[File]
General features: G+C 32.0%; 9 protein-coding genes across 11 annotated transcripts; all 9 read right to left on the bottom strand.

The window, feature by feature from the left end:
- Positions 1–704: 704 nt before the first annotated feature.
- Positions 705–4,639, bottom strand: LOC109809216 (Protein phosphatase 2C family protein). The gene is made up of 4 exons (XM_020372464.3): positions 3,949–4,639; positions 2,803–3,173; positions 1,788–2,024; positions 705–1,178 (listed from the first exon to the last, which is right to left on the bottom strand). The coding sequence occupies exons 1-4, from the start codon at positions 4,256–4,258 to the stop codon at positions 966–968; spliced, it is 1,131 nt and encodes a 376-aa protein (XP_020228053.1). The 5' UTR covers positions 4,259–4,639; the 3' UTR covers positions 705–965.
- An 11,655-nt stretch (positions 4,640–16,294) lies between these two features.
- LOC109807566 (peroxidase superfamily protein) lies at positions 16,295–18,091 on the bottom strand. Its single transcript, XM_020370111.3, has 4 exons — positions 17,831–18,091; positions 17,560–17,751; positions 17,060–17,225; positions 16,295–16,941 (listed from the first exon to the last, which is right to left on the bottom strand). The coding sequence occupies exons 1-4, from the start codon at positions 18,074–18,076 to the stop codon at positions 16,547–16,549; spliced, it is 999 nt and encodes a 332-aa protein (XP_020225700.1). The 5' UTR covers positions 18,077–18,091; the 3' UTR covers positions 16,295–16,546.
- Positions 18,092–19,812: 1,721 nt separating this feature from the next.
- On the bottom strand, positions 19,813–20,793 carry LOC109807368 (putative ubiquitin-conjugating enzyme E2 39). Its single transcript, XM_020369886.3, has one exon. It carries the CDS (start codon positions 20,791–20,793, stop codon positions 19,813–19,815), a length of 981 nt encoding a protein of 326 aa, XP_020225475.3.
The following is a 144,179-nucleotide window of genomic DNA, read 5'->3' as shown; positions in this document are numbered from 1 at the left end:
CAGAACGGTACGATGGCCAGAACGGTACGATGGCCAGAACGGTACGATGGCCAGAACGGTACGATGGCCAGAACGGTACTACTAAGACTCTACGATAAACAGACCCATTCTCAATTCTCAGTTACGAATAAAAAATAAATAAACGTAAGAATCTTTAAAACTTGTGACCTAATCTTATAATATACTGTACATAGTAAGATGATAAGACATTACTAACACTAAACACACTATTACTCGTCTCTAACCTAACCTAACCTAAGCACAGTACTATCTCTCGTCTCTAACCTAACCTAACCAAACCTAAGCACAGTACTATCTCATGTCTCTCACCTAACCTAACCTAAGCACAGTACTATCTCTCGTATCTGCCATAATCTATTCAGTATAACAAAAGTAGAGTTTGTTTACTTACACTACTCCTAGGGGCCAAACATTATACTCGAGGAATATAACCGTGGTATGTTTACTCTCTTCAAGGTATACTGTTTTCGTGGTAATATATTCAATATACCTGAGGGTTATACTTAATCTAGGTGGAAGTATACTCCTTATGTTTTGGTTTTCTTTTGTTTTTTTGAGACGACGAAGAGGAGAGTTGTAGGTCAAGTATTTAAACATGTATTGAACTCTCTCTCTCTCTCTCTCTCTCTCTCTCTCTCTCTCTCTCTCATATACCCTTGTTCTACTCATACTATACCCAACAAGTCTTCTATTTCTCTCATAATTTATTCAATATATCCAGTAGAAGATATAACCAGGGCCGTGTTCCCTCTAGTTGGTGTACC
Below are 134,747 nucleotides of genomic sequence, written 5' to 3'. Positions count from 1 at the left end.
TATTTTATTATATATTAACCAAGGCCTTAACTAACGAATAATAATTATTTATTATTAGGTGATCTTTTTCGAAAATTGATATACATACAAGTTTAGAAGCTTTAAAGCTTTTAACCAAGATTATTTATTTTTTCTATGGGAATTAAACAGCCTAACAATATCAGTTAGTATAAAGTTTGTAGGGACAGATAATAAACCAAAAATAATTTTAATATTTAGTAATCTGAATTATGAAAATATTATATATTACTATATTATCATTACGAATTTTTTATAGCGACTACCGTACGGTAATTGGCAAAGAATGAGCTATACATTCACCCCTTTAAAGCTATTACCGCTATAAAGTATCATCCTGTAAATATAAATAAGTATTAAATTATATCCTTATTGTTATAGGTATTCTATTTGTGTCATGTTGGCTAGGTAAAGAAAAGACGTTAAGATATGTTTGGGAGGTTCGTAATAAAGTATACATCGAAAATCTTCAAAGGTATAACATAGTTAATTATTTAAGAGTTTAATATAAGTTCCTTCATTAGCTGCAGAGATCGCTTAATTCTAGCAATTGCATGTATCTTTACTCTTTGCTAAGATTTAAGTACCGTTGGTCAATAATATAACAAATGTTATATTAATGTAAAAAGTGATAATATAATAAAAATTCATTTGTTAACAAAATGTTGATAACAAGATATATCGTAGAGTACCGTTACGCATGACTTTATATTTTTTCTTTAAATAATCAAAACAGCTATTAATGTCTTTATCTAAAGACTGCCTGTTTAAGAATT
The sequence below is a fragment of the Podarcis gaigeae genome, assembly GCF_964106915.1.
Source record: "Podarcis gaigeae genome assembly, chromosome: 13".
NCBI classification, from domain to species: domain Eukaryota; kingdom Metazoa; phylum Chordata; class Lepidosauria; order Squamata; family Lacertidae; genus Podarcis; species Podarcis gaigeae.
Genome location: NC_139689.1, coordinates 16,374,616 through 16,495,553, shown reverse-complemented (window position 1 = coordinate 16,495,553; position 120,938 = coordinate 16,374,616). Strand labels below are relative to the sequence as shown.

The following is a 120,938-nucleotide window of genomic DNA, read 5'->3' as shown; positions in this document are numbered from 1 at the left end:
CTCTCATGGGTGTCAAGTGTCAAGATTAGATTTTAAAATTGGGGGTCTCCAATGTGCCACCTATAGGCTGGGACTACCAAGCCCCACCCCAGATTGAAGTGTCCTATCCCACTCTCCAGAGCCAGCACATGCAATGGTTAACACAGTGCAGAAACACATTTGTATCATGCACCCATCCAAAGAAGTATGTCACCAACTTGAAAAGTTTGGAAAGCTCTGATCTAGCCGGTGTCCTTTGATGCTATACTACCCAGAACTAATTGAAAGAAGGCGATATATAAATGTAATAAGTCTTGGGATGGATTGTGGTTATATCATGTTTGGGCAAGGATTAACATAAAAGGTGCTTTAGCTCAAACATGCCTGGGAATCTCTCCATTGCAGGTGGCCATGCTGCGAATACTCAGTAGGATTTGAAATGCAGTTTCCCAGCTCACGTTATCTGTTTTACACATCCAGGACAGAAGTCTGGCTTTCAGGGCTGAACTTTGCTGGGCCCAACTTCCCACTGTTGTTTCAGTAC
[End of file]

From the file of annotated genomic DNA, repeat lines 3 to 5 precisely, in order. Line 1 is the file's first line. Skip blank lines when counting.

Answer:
- Positions 1–704: 704 nt before the first annotated feature.
- Positions 705–4,639, bottom strand: LOC109809216 (Protein phosphatase 2C family protein). The gene is made up of 4 exons (XM_020372464.3): positions 3,949–4,639; positions 2,803–3,173; positions 1,788–2,024; positions 705–1,178 (listed from the first exon to the last, which is right to left on the bottom strand). The coding sequence occupies exons 1-4, from the start codon at positions 4,256–4,258 to the stop codon at positions 966–968; spliced, it is 1,131 nt and encodes a 376-aa protein (XP_020228053.1). The 5' UTR covers positions 4,259–4,639; the 3' UTR covers positions 705–965.
- An 11,655-nt stretch (positions 4,640–16,294) lies between these two features.